Article from ICAN UK
UN Nuclear Treaty achieves 50th ratification for Entry into Force on 75th anniversary of UN's founding
London, 25 October 2020:
The United Nations has confirmed that the 2017 Treaty on the Prohibition of Nuclear Weapons (TPNW) has been ratified by its 50th state party, Honduras, and will therefore enter into international legal force 90 days later, on 22 January 2021.
"This Treaty bans nuclear weapons production, testing, possession and use, along with other activities that could enable and assist anyone to acquire or use these weapons of mass destruction ever again," said Dr Rebecca Johnson, a former Greenham peace activist and first president of the Geneva-based International Campaign to Abolish Nuclear Weapons (ICAN, 2017 Nobel Peace Laureate).
"This treaty is the culmination of 75 years of humanitarian activism, from the "Hibakusha" and indigenous survivors of nuclear weapons and testing, to the Aldermaston marchers and Greenham Common Peace Women who helped to ban nuclear testing and get cruise missiles banned and off the roads. Together we've persuaded UN governments to bring this ground-breaking nuclear disarmament treaty into international humanitarian law. Our task now is to bring all the nuclear armed and dependent countries into working with the non-nuclear majority to eliminate existing arsenals and universalise, implement and verify the Nuclear Ban Treaty."
Ben Donaldson, from United Nations Association UK (UNA-UK), highlighted the symbolism of the TPNW reaching its 50th ratification on UN Day, 75 years on from the founding of the United Nations, and recognised that nuclear weapons were first used against the cities of Hiroshima and Nagasaki 75 years ago in August 1945.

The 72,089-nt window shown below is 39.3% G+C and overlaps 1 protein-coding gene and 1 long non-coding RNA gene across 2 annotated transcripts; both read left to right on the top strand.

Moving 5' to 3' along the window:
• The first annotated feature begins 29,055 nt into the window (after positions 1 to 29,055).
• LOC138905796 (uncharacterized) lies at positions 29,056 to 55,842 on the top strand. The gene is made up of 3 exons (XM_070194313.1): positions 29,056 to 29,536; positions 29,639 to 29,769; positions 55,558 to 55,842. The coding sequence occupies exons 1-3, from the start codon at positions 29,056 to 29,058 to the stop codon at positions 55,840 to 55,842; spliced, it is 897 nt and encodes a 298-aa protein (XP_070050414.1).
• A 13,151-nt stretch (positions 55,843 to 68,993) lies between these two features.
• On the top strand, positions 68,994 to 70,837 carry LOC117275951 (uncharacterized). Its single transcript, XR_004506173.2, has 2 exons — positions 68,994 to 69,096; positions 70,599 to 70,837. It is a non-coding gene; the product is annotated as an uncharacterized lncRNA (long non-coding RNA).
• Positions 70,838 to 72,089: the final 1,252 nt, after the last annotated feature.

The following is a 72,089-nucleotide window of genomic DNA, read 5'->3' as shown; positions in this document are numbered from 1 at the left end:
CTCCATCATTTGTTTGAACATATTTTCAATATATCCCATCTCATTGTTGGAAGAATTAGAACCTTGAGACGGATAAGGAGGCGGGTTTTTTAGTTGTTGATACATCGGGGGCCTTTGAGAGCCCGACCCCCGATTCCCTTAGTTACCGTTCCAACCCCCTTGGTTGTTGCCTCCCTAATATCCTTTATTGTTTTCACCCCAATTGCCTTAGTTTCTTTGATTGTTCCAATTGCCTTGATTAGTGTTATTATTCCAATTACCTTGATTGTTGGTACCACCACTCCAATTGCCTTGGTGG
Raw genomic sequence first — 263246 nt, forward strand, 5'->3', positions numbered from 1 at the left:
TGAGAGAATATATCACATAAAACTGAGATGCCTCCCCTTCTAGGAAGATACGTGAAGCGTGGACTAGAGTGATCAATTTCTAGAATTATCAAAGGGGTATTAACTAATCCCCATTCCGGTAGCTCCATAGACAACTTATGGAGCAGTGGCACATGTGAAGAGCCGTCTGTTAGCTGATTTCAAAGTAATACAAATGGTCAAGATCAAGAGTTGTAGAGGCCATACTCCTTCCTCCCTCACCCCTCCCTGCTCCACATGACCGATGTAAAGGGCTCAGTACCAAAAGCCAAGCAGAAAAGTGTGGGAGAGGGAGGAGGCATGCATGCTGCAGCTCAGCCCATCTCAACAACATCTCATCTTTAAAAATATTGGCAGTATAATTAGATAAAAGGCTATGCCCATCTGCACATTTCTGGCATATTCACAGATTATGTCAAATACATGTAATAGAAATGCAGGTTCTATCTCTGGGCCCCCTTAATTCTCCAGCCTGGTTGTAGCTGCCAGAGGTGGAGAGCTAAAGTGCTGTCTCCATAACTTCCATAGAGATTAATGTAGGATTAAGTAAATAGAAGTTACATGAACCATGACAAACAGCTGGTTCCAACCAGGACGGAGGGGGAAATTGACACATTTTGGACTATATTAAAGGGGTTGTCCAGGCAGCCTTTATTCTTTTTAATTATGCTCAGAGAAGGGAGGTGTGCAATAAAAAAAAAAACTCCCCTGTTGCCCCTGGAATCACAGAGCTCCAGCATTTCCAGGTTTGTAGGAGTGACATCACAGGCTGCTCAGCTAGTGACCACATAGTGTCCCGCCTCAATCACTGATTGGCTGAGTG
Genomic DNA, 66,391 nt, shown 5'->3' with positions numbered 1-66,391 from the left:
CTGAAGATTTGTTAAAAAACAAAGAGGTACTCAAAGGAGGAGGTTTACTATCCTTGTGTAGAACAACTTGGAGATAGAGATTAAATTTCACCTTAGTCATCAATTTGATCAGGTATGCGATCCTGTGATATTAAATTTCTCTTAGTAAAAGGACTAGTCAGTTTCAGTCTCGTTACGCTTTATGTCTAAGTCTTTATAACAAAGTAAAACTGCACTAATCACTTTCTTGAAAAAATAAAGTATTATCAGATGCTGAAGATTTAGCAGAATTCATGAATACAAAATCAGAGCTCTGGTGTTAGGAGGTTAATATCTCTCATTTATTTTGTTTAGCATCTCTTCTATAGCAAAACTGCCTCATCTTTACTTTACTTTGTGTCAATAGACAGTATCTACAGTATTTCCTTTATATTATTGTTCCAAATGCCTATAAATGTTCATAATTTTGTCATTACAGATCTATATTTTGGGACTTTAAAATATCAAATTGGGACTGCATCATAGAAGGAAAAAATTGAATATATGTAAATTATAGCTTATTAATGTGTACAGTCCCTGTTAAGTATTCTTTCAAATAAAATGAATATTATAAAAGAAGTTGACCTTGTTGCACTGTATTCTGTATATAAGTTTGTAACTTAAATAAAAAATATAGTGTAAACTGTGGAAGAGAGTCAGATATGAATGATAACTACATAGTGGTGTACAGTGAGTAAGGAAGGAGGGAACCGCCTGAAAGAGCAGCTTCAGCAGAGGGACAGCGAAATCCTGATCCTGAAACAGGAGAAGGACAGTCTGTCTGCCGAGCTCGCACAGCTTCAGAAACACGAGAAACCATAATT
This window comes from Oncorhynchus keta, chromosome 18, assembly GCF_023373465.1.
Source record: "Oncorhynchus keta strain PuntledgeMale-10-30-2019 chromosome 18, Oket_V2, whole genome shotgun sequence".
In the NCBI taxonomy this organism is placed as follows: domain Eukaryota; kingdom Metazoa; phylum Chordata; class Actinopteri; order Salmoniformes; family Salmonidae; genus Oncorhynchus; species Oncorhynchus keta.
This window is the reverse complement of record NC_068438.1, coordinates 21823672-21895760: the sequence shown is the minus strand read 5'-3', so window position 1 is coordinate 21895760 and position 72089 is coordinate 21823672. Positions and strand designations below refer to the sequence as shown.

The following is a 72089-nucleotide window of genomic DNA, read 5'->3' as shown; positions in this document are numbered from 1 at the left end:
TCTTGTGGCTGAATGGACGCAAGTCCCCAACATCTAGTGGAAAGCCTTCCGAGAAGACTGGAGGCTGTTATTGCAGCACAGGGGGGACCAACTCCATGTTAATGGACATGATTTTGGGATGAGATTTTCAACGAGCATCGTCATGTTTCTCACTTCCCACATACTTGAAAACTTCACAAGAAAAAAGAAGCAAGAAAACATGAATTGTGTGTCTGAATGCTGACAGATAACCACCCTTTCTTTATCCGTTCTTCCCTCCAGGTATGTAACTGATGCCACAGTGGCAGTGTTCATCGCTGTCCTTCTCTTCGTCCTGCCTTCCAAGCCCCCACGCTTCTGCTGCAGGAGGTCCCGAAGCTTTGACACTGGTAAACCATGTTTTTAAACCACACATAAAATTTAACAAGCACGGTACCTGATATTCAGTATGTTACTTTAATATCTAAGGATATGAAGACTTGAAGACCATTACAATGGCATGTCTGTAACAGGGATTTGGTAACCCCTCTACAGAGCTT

Noting that this UN-negotiated multilateral treaty was recently described by UN Secretary-General António Guterres as an important pillar to strengthen nuclear disarmament and nonproliferation, Mr Donaldson said, “The ground is moving under the UK’s feet. We now have this significant new UN treaty which will sit alongside the other major global treaty on nuclear weapons, the Non-Proliferation Treaty, and drive forward the international community’s shared vision of a world free of nuclear weapons. Governments, international organisations and civil society are sending a clear message to nuclear-armed that they have lived in fear of fallout for far too long, and want real disarmament action now.”
As well as banning the activities and practices that make nuclear acquisition, proliferation and use possible, the TPNW provides two legal pathways by which nations holding nuclear weapons, like the UK, can eliminate their arsenals. From 2021 onwards, TPNW states parties will now work on establishing the strong legal framework to build adaptable verification systems and oversee nuclear disarmament compliance and implementation.
Speaking from UN House Scotland, ICAN Steering Group member, Janet Fenton said,
“The Scottish Peace Covenant expressed our desire for a Scotland that can contribute to international peace and justice, rather than being a launch pad for waging war. Now that aspiration is within our grasp. The TPNW shows the will of the sane majority of the world, and will ensure that we have unambiguous protection under international law when we stand strong in demonstrating our desire for nuclear disarmament and peace."
For photos and further information on the Treaty on the Prohibition of Nuclear Weapons: www.icanw.org
Last week, as the 50th ratification neared, the Associated Press UN correspondent in New York, Edith Lederer, broke the news that the Trump Administration is making last ditch attempts to persuade countries to renege on signing and ratifying the TPNW. Comment from Dr Johnson, "Mr Trump has shown many times that he does not personally or politically respect laws and treaties, but most people – including the vast majority here in the UK – recognise the value of treaties, laws and international cooperation for our security, rights and wellbeing."
See also AP follow up piece on entry into force.
Articles published by ABC News, AP and The Guardian on the Treaty: